Back home with my family and friends

After a nasty accident that caused severe brain injury I spent seven weeks in hospital and at ABI rehabilitation.  Now thanks to the teams at both places I’m well on the way to recovery. Back home again and ready to post on my blog.

One of the most annoying aspects is that with brain injury driving licences are suspended for six months, until a doctor certifies you can drive. So currently I’m very dependent on family, friends and Driving Miss Daisy to take me around.

The entry to the exhibition

The entry to the exhibition

 

On Tuesday this week my No 3 grandson Drew took me to our National Museum, Te Papa (Our Place in Maori) to see the Gallipoli Exhibition  This tells the story of the landings on April 25. 1915

On that day, thousands of young men, far from their homes, stormed the beaches on the Gallipoli Peninsula in what is now Turkey.

For eight long months, New Zealand troops, alongside those from Australia, Great Britain and Ireland, France, India, and Newfoundland battled harsh conditions and Ottoman forces desperately fighting to protect their homeland.

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Larger than life sized models

Larger than life sized models

By the time the campaign ended, more than 130,000 men had died: at least 87,000 Ottoman soldiers and 44,000 Allied soldiers, including more than 8700 Australians. Among the dead were 2779 New Zealanders, about a sixth of all those who had landed on the peninsula.

New Zealand sent more men to fight in the First World War per head of population than any other nation. Of those killed, almost a third were buried half a world away in unmarked graves.

This exhibition tells the story from the standpoint of those young men.  It is incredibly detailed and we are shown where they stood their ground against an incredible army of Turks.  We see how they lived and we hear readings of letters home.

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Quins Post

 

A Nurse gets news of the death of a loved one

One of the standout officers was Lieutenant-Colonel William Malone (1859-1915) , a Stratford farmer and lawyer, who commanded the Wellington Battalion at Gallipoli. The Wellington Battalion landed at Anzac Cove on 25-26 April 1915. Malone soon began to impose order, transforming weak defensive positions along the Anzac perimeter into strong garrisons. Between June and August, he helped consolidate critical positions at Courtney’s Post and Quin’s Post.  Just one of many no doubt.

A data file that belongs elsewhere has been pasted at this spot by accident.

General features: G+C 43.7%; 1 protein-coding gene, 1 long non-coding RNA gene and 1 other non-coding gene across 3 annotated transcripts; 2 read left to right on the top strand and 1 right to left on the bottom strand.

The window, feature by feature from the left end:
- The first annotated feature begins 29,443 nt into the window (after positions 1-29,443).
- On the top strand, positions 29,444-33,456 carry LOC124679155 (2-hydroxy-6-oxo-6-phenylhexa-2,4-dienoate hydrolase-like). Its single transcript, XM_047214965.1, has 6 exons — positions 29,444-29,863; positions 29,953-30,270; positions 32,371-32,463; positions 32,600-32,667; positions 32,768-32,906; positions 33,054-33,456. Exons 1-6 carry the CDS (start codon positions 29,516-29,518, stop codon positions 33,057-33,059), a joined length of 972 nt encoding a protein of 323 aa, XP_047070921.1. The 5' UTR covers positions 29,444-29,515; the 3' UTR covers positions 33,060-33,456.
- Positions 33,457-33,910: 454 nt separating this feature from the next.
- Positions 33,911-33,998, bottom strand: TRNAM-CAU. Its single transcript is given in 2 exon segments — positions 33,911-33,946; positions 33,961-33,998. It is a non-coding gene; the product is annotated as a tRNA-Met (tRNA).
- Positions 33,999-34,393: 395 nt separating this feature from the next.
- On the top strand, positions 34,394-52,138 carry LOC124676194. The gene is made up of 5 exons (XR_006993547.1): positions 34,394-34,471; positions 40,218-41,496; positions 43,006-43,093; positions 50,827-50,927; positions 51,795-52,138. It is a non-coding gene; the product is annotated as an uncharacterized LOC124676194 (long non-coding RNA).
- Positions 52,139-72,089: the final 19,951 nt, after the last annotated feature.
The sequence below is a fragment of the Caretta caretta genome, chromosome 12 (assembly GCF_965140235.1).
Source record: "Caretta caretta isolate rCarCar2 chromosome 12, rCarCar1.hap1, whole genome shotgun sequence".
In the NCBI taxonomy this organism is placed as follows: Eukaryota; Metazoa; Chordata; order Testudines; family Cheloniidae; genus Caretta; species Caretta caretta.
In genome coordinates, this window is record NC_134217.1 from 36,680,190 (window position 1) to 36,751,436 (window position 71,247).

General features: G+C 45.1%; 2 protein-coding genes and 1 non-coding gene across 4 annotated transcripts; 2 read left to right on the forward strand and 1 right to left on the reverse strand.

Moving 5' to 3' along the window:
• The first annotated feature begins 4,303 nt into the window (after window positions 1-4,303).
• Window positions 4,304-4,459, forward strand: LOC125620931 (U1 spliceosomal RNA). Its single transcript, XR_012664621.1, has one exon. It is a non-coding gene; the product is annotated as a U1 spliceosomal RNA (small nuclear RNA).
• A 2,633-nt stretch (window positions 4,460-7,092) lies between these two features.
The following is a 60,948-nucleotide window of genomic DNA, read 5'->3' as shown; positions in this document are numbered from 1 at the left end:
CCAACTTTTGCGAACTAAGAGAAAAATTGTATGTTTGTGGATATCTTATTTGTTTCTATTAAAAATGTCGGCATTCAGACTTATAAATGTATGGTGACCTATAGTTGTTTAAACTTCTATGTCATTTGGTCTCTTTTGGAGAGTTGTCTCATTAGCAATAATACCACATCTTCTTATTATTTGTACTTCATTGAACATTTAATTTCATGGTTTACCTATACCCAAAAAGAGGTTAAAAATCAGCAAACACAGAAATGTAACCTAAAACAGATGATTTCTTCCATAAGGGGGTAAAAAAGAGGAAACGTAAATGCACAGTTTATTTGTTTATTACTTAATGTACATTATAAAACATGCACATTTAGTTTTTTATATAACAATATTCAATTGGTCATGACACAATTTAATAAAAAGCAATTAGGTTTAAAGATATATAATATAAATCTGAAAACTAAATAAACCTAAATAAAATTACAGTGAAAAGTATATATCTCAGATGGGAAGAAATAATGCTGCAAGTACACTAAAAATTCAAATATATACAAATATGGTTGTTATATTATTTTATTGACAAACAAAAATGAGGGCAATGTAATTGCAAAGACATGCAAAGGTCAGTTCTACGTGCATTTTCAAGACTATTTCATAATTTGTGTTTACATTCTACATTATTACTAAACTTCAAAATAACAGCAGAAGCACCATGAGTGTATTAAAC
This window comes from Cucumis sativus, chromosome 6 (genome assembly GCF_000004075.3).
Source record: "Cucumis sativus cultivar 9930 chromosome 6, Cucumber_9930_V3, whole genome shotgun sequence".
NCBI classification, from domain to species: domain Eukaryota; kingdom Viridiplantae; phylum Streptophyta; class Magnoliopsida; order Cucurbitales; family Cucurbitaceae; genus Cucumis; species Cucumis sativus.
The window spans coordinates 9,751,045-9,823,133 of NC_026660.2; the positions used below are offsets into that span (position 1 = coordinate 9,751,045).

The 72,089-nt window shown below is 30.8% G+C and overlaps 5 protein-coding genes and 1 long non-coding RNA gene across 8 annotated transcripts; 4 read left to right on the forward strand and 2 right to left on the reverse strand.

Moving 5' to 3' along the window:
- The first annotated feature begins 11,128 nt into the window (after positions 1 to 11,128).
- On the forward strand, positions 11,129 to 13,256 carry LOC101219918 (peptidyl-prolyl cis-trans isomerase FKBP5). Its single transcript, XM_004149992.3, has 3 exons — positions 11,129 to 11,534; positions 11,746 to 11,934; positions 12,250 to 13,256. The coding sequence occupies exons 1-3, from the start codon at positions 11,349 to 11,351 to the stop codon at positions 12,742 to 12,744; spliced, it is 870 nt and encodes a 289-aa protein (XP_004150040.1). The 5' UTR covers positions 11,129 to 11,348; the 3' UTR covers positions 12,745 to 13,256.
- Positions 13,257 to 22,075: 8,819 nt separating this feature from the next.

And each year on April 25 Australians and New Zealanders commemorate this battle with a Public Holiday. ANZAC DAY

Anzac Poppy

ANZAC Poppy

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21 responses to “Back home with my family and friends

  1. I am so glad you are on the mend. Wondered what happened to you. The Gallipoli Exhibition looks amazing. I have read about this terrible loss of life. Blessings to all those who lost loved ones. Take care, I am sure you will be driving again soon. ❤

    • Thanks Darlene. I continue to be amazed at this body in which we live and its powers of healing. Had to call on all my powers of positive thinking for a while there but it’s now coming right. JX

  2. Oh my. Hope you feel better each day. Thank you for sharing the Exhibition with us.

  3. how good to hear that you are on your way back –

  4. Oh my, Judith! I wondered where you were and thought maybe you were of on a travel adventure. Happy to hear you are recovering and back with us again. I missed you.

  5. Glad to hear you are back and doing well. I am familiar with that military action in Turkey as I was there to visit Antalya and Istanbul when my husband had 2 six months contracts flying. Such a waste of human life, we humans cause through war.

  6. You are so lucky to have come through such a serious injury Judith and I feel so lucky to be communicating with you like this again! I truly did enjoy your trip to the Galipoli museum too. And I admire how you categorized your visit and photographed what you were seeing. Thanks for taking us along! 🙂

  7. What a horrific thing war is, was, ever shall be. I didn’t know you folks used the poppy as a symbol of Remembrance as well as we do.
    Be gentle with your precious self as you continue to heal.

    • Yes and we learn nothing. We keep doing the same things in the same way and are surprised at the result. I’m taking life really easy at present and looking after myself Thanks for your kind wishes

  8. Oh, I just thought you were on some new adventure as I had not seen posts from you. I am so glad that you are recovering and able to attend this exhibition and post about it. The poppy is used here also or rather was more used in the past. May you continue to recover with a positive spirit! Take care!

    • Well I guess it has been an adventure but not one I would recommend. I’m getting better day by day and moving towards a full recovery. Thank you for caring.

  9. So sorry to hear of your accident, Judith. You were so full of plans! Hope you are soon fully recovered. 🙂

  10. I’m glad you’re able to post again, Judith. Aren’t our bodies wonderfully made! And those who understand its inner workings and help us get back on our feet are nothing short of a blessing.

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